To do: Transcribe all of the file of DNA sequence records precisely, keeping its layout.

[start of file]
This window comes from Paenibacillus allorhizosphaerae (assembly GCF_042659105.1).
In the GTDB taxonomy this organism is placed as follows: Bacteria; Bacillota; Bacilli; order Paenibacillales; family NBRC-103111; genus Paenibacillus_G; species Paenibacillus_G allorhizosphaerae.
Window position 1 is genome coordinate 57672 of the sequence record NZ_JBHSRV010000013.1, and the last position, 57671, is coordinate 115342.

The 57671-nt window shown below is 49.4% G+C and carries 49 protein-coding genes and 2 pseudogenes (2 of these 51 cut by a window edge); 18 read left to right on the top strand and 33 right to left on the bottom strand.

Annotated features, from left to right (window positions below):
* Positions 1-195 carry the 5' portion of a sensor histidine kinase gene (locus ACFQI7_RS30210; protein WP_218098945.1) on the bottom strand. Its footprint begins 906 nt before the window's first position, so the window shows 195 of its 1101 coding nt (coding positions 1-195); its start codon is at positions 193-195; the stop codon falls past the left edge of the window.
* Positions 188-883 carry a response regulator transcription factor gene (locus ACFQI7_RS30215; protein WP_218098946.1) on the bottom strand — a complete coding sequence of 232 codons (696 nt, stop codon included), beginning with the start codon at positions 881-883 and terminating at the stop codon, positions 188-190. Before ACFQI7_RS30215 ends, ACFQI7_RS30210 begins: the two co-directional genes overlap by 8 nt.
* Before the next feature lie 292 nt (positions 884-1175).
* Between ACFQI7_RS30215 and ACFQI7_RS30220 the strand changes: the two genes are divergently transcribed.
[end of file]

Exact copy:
This window comes from Paenibacillus allorhizosphaerae (assembly GCF_042659105.1).
In the GTDB taxonomy this organism is placed as follows: Bacteria; Bacillota; Bacilli; order Paenibacillales; family NBRC-103111; genus Paenibacillus_G; species Paenibacillus_G allorhizosphaerae.
Window position 1 is genome coordinate 57672 of the sequence record NZ_JBHSRV010000013.1, and the last position, 57671, is coordinate 115342.

The 57671-nt window shown below is 49.4% G+C and carries 49 protein-coding genes and 2 pseudogenes (2 of these 51 cut by a window edge); 18 read left to right on the top strand and 33 right to left on the bottom strand.

Annotated features, from left to right (window positions below):
* Positions 1-195 carry the 5' portion of a sensor histidine kinase gene (locus ACFQI7_RS30210; protein WP_218098945.1) on the bottom strand. Its footprint begins 906 nt before the window's first position, so the window shows 195 of its 1101 coding nt (coding positions 1-195); its start codon is at positions 193-195; the stop codon falls past the left edge of the window.
* Positions 188-883 carry a response regulator transcription factor gene (locus ACFQI7_RS30215; protein WP_218098946.1) on the bottom strand — a complete coding sequence of 232 codons (696 nt, stop codon included), beginning with the start codon at positions 881-883 and terminating at the stop codon, positions 188-190. Before ACFQI7_RS30215 ends, ACFQI7_RS30210 begins: the two co-directional genes overlap by 8 nt.
* Before the next feature lie 292 nt (positions 884-1175).
* Between ACFQI7_RS30215 and ACFQI7_RS30220 the strand changes: the two genes are divergently transcribed.